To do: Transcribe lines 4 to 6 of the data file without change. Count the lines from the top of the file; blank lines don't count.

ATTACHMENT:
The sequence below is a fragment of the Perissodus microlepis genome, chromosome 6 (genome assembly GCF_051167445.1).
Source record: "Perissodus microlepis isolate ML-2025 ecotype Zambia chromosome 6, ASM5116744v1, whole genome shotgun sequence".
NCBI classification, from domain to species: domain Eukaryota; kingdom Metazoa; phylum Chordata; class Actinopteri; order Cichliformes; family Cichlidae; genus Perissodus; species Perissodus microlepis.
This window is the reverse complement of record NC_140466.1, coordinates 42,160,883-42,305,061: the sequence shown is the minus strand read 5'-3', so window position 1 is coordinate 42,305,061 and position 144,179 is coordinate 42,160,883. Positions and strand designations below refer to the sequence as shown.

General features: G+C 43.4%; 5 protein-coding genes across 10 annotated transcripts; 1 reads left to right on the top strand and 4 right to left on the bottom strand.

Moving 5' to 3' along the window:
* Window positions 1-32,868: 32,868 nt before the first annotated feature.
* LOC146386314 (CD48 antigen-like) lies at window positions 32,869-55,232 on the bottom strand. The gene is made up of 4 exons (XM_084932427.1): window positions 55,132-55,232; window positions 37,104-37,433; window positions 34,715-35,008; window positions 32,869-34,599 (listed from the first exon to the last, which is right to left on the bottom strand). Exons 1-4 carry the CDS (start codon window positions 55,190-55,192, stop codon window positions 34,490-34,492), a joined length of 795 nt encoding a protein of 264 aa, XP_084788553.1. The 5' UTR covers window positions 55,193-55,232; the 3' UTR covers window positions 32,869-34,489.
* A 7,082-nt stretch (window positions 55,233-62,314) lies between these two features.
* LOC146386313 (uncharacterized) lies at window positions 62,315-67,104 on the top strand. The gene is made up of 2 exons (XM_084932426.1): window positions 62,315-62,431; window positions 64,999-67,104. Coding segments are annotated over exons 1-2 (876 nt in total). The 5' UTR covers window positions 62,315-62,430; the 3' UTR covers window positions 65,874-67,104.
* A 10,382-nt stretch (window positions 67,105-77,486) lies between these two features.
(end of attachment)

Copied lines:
This window is the reverse complement of record NC_140466.1, coordinates 42,160,883-42,305,061: the sequence shown is the minus strand read 5'-3', so window position 1 is coordinate 42,305,061 and position 144,179 is coordinate 42,160,883. Positions and strand designations below refer to the sequence as shown.

General features: G+C 43.4%; 5 protein-coding genes across 10 annotated transcripts; 1 reads left to right on the top strand and 4 right to left on the bottom strand.

Moving 5' to 3' along the window: